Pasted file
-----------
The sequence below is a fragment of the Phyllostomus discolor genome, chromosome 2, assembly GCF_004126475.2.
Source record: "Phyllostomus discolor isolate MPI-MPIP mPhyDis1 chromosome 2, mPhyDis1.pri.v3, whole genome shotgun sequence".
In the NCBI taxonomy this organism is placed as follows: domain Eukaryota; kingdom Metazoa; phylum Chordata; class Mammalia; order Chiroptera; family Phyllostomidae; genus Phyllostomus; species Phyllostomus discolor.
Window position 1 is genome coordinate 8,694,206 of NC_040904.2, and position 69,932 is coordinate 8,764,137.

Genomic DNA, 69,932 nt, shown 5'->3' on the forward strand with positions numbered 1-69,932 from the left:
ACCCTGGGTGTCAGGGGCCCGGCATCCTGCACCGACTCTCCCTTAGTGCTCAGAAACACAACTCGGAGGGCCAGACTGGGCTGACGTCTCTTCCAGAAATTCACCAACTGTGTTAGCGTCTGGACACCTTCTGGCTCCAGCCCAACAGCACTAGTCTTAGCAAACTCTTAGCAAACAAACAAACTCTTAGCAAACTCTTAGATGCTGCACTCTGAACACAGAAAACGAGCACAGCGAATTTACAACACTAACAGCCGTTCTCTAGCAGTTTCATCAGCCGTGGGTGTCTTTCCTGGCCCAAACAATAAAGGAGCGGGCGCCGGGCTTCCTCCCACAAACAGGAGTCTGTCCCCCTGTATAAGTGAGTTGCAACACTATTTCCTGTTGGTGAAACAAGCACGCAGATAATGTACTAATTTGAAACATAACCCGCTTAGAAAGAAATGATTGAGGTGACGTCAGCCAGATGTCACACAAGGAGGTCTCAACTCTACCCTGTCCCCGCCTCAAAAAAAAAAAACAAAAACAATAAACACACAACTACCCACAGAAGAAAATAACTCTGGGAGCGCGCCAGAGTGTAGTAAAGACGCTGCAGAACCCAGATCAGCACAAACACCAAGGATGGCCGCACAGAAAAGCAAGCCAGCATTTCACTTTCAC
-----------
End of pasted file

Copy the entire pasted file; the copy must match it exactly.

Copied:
The sequence below is a fragment of the Phyllostomus discolor genome, chromosome 2, assembly GCF_004126475.2.
Source record: "Phyllostomus discolor isolate MPI-MPIP mPhyDis1 chromosome 2, mPhyDis1.pri.v3, whole genome shotgun sequence".
In the NCBI taxonomy this organism is placed as follows: domain Eukaryota; kingdom Metazoa; phylum Chordata; class Mammalia; order Chiroptera; family Phyllostomidae; genus Phyllostomus; species Phyllostomus discolor.
Window position 1 is genome coordinate 8,694,206 of NC_040904.2, and position 69,932 is coordinate 8,764,137.

Genomic DNA, 69,932 nt, shown 5'->3' on the forward strand with positions numbered 1-69,932 from the left:
ACCCTGGGTGTCAGGGGCCCGGCATCCTGCACCGACTCTCCCTTAGTGCTCAGAAACACAACTCGGAGGGCCAGACTGGGCTGACGTCTCTTCCAGAAATTCACCAACTGTGTTAGCGTCTGGACACCTTCTGGCTCCAGCCCAACAGCACTAGTCTTAGCAAACTCTTAGCAAACAAACAAACTCTTAGCAAACTCTTAGATGCTGCACTCTGAACACAGAAAACGAGCACAGCGAATTTACAACACTAACAGCCGTTCTCTAGCAGTTTCATCAGCCGTGGGTGTCTTTCCTGGCCCAAACAATAAAGGAGCGGGCGCCGGGCTTCCTCCCACAAACAGGAGTCTGTCCCCCTGTATAAGTGAGTTGCAACACTATTTCCTGTTGGTGAAACAAGCACGCAGATAATGTACTAATTTGAAACATAACCCGCTTAGAAAGAAATGATTGAGGTGACGTCAGCCAGATGTCACACAAGGAGGTCTCAACTCTACCCTGTCCCCGCCTCAAAAAAAAAAAACAAAAACAATAAACACACAACTACCCACAGAAGAAAATAACTCTGGGAGCGCGCCAGAGTGTAGTAAAGACGCTGCAGAACCCAGATCAGCACAAACACCAAGGATGGCCGCACAGAAAAGCAAGCCAGCATTTCACTTTCAC